In the two pages of 24 exercises offered here, I seek to give you an introduction to some simple linear fills. These ideas are based on three simple building blocks: 1) two notes with the hands and two with the feet (four-note grouping) 2) four notes with the hands and two with the feet (six-note grouping), 3) six notes with the hands and two with the feet (eight-note grouping).
By combining these ideas (or “germs” as John Riley likes to say) in different combinations as 32nd notes, I’ve come up with 24 exercises to get you started.
A few things I want to point out:
The bass drums are notated here as double bass (one right foot and one left foot) and that’s because I like the way it sounds and I like how fast you can go when using two bass drums for these fills.
The three patterns used in the combinations are presented both as beginning with the hands and beginning with the feet.
The notes that make up the hand portions of the patterns can all be played as alternating singles beginning with the right hand (so, RL, RLRL or RLRLRL).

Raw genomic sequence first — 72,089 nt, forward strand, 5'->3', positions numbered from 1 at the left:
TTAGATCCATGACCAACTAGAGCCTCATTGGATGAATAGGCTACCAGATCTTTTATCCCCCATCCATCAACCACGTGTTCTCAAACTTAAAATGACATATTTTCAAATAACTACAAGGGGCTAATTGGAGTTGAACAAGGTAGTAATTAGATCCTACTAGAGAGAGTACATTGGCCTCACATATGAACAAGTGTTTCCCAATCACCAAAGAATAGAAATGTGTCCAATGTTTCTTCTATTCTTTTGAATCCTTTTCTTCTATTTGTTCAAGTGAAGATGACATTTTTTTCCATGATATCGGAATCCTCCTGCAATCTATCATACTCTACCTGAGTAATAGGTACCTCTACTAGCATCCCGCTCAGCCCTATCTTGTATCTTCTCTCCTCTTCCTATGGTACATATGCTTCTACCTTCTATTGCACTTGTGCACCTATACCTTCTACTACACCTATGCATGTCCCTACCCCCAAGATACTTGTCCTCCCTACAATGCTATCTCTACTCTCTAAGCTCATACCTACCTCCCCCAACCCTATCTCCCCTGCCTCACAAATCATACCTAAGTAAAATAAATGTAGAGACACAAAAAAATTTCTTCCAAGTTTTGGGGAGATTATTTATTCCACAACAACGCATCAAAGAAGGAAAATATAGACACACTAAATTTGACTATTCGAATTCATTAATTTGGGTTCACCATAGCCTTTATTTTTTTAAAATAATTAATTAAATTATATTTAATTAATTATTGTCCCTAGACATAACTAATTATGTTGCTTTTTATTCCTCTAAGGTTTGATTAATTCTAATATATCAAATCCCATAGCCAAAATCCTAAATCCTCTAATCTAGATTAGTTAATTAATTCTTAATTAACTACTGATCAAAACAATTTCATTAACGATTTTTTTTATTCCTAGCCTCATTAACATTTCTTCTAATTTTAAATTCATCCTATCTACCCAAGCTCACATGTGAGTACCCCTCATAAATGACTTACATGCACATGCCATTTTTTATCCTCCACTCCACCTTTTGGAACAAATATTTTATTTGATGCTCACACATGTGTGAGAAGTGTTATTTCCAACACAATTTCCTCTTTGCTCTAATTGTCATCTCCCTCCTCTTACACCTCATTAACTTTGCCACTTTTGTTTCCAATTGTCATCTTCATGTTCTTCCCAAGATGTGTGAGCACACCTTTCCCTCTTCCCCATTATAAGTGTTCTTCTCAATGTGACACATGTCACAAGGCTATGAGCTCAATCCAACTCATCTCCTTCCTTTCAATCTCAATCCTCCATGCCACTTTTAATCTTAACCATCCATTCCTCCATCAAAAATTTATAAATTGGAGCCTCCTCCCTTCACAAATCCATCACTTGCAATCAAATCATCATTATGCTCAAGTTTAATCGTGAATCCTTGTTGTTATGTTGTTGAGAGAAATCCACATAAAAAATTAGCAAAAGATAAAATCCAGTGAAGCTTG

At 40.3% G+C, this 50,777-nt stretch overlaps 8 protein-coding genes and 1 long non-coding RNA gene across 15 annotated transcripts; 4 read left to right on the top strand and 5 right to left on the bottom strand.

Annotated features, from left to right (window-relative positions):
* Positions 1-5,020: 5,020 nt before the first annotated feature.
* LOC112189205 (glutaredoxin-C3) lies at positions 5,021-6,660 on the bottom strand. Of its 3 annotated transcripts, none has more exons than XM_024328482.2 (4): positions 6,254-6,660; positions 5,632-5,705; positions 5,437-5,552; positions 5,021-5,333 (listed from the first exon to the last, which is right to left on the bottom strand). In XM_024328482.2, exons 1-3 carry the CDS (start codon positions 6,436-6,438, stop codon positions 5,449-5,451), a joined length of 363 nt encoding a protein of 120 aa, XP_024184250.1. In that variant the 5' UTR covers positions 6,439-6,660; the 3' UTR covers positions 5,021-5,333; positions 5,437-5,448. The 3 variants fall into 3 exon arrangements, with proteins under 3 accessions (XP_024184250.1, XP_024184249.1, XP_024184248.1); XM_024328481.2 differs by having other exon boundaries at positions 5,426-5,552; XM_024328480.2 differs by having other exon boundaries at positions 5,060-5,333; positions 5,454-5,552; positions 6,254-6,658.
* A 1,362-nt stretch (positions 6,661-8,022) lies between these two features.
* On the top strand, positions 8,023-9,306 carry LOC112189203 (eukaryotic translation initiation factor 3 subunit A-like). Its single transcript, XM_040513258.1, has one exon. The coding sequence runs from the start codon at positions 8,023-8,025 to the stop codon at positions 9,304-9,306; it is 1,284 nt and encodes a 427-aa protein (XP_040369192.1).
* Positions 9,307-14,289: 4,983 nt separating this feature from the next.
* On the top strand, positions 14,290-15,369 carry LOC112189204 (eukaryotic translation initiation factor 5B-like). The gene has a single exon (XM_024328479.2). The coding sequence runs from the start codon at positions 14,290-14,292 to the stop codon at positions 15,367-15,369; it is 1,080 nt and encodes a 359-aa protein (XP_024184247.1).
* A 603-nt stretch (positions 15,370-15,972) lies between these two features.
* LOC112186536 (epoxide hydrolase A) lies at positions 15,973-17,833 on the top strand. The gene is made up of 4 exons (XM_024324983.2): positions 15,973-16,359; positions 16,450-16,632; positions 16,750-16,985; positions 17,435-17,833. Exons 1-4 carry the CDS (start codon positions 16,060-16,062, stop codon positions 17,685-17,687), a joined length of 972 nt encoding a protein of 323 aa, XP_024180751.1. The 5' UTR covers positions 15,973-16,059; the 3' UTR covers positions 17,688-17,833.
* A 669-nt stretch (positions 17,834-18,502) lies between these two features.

When the fills end with two bass drums, note that you’ll need to play a third bass drum note on beat one in order to get back to “one.” In other words, you’ll have three bass drum notes in a row. But, that shouldn’t be a problem when you’re using two bass drums.
These exercises begin with the fills being one-eighth note in length and end up at maximum, as two beats in length. More exercises with longer durations of fills will come later (that’s why this is part 1).
Finally, I’ve indicated orchestrations, but you are also encouraged to ignore them and make up your own. If you want, just look at the exercises as combinations of hands and feet that you can orchestrate on the drums however you wish.
Here’s the PDF: Linear Drum Fills as 32nds Part 1
The goal is to develop fluency with these ideas and eventually be able to improvise using them.